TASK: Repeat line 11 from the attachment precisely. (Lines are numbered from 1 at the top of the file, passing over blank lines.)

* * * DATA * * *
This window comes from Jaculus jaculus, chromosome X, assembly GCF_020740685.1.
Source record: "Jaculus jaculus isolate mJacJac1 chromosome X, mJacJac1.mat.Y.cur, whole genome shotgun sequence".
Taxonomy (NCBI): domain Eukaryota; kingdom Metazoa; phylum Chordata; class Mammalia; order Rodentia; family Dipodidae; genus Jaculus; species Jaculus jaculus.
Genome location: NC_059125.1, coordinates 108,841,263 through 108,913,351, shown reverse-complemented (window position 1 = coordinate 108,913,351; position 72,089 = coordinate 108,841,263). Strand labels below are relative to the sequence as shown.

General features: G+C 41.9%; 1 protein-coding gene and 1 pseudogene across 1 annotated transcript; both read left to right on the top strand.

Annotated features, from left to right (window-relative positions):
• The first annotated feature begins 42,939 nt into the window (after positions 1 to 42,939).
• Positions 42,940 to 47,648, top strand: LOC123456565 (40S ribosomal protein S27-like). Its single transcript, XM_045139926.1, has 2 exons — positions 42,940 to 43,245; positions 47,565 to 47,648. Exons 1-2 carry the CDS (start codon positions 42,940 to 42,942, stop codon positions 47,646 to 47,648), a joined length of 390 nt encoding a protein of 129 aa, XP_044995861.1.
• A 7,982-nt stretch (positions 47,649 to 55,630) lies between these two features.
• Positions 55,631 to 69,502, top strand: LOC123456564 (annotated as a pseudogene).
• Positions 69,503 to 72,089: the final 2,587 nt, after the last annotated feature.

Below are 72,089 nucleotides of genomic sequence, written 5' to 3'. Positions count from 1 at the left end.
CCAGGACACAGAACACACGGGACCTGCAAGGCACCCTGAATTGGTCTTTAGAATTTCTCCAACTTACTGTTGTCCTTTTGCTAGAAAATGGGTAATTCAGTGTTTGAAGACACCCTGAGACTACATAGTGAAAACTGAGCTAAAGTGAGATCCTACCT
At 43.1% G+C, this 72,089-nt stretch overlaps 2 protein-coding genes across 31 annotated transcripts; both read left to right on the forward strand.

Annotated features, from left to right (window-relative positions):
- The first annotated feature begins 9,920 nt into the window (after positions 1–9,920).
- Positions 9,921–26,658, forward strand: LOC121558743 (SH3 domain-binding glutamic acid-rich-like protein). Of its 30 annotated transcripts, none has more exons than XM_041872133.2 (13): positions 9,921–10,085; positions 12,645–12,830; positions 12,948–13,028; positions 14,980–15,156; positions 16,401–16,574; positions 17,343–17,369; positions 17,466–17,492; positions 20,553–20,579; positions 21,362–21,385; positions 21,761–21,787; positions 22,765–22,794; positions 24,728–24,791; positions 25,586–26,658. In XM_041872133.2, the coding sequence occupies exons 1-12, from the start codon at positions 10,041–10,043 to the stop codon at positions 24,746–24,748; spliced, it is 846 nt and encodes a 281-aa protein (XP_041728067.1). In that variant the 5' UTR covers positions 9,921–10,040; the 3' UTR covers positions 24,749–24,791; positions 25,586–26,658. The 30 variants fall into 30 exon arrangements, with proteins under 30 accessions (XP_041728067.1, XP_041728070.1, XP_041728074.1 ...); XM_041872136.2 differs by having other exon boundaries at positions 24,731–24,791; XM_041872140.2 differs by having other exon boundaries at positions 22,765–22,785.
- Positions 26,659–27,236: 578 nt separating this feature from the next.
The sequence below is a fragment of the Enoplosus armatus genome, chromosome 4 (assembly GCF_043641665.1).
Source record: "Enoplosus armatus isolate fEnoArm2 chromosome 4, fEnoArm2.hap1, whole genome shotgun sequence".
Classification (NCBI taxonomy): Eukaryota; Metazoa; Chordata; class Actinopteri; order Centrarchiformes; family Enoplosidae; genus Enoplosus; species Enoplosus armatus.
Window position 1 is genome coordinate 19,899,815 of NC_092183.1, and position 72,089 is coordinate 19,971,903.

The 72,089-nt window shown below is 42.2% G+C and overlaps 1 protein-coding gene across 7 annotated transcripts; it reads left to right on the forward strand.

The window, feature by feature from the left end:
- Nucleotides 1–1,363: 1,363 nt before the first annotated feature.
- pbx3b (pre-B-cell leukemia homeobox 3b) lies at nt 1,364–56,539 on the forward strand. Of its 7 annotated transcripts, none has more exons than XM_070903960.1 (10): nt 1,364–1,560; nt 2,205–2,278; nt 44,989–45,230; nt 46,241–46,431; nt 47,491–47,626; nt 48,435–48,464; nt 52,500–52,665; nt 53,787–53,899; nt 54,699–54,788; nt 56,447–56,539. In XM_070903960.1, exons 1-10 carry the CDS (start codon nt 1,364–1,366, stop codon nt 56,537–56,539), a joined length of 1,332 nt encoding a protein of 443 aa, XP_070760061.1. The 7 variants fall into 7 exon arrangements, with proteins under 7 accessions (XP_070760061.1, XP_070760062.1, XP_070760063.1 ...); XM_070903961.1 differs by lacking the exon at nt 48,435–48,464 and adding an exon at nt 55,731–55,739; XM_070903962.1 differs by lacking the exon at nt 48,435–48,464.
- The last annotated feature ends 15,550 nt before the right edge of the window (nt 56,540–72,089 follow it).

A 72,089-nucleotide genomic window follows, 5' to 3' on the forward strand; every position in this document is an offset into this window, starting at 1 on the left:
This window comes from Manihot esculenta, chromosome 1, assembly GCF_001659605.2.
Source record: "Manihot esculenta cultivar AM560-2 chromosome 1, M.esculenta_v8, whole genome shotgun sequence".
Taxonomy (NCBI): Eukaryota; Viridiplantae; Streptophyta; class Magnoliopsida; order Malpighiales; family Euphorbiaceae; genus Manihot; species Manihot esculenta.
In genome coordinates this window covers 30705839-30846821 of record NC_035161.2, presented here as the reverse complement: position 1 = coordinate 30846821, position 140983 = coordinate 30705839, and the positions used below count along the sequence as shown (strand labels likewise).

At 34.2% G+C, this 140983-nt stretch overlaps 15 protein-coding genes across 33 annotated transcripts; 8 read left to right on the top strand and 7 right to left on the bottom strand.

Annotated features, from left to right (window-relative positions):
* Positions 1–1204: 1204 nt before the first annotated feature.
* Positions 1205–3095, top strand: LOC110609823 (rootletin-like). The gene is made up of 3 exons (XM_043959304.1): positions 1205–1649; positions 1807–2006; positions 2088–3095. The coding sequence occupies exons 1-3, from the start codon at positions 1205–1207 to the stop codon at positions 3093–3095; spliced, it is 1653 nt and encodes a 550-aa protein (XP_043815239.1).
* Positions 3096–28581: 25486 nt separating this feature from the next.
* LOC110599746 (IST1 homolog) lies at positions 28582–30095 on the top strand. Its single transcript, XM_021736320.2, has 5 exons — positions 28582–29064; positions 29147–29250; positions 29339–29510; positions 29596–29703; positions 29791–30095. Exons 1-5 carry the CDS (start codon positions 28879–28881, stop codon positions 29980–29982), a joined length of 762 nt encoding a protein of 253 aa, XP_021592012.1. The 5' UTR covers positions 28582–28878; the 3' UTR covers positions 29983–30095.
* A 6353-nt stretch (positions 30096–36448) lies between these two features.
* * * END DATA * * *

• Positions 69,503 to 72,089: the final 2,587 nt, after the last annotated feature.